When working with new or potential clients, they often ask about fingerprinting. Usually, they ask, “We already fingerprint. So why do we need to background check?” We have found some hiring managers believe that fingerprinting is the ultimate solution for background screening. Fingerprinting can provide valuable information on a candidate. However, there are five reasons it is not a complete screening solution.
1: Fingerprinting Data, Out of Date
First, you must know that the burden falls upon the local jurisdictions to update the FBI with their arrest and fingerprint records. However, reporting doesn’t always happen frequently. Furthermore, some states report arrest dispositions as little as twice a year. The FBI doesn’t collect data in real time. Therefore, it easily becomes out of sync with the data from the source: the local jurisdiction.
2: Fingerprinting Reports Are Often Missing Disposition
In most cases, fingerprinting does not identify the disposition — the court’s final determination of the case. It reveals only that an arrest occurred, and not if the case resulted in a guilty or innocent verdict, or sealed or expunged. According to a GAO study, only 20 states provide 75% or more of their arrest records with final disposition to the FBI. Ten states reported 50% or less of their arrests with final dispositions. The National Employment Law Project estimated that 1.8 million workers a year went through FBI fingerprint checks with faulty or incomplete information. Updated, accurate data would have benefited one-third of those workers.
3: Fingerprinting is Not EEOC Compliant
Per EEOC guidelines, knowledge of an arrest alone cannot make a hiring decision. However, many fingerprint records do not include the current or final disposition. This makes those records ineligible for use in hiring decisions. The EEOC guidance notes that people are innocent until proven guilty and an arrest does not indicate guilt. Furthermore, minorities are also arrested at a higher rate. Hence, relying on only arrest data can lead to a disparate impact on protected classes.
4: The Fingerprint Database Not Meant for Background Screening
According to former Attorney General Eric Holder, the purpose of the FBI database is to aid law enforcement during investigations. It “was not designed to determine whether or not someone is eligible for a work opportunity. Relying on it for that purpose is both unwise and unfair.” A Department of Justice Report on background screening stated that “it is generally acknowledged that the state repository criminal history records are more complete than the records held at the FBI.” Users “may also want to check other record sources, such as commercial databases and local courthouses to obtain more complete and up-to-date information.”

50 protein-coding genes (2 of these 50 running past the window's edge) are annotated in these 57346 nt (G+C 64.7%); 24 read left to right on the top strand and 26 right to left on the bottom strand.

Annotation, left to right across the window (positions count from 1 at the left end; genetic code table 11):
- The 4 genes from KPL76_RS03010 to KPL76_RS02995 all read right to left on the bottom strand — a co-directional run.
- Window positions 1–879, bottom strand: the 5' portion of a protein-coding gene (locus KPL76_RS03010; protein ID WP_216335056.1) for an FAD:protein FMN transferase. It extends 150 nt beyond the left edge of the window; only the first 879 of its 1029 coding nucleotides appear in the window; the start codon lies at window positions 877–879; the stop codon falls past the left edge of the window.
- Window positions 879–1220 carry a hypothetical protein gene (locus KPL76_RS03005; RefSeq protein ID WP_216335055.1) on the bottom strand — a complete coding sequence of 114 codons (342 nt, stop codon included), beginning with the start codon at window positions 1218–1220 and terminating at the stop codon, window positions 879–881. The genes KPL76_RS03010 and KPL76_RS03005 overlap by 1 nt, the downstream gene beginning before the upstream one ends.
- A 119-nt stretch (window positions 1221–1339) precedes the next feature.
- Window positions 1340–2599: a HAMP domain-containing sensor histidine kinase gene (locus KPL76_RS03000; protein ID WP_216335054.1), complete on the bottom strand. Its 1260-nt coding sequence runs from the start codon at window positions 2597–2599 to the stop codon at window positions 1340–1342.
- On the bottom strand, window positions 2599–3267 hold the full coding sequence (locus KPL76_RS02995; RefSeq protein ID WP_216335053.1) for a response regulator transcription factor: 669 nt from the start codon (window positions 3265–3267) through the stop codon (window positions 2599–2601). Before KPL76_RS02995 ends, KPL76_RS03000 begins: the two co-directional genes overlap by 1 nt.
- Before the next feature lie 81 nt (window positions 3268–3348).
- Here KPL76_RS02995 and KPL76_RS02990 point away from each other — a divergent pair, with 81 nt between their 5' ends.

5: Not All Arrests and Crimes Have Fingerprints
Law enforcement officials frequently ‘cite and release’ individuals without formally arresting and fingerprinting them. This practice results in dispositions in a state’s records repository. That without a matching set of prints or arrest record. A state official cited in a GAO study noted their cite-and-release practices “contributed to approximately 1.6 million dispositions unlinked to an arrest. However, those, the state keeps in an independent data system.” Therefore, accessing these records can only occur by ordering reports from the local jurisdiction, and not through the FBI fingerprint database.
Professional Background Screening is a Complete Solution
Fingerprint background checks are about risk management and protection. Are you taking some steps to protect your company by screening your applicants? Then consider finishing the journey by adding professional background screening. A thorough background search will utilize a variety of resources. Furthermore, they include private nationwide criminal databases, a Social Security address trace, and county or state jurisdictional records.
Working with a professional background screening provider means your company has protection via the FCRA, the Fair Credit Reporting Act. Under the FCRA, background screening companies must meet tight standards. They include ensuring the verification of all reported records as belonging to the candidate. They validate records at the source to give the most up-to-date information available. Finally, in addition to those protections, Verified First only reports data legally allowable to use when making hiring decisions. Thus, they protect you from seeing the information that you can’t use.
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This article is courtesy of our partner, Verified First. Contact Verified First today to learn how you can simplify your hiring process with integrated background screening.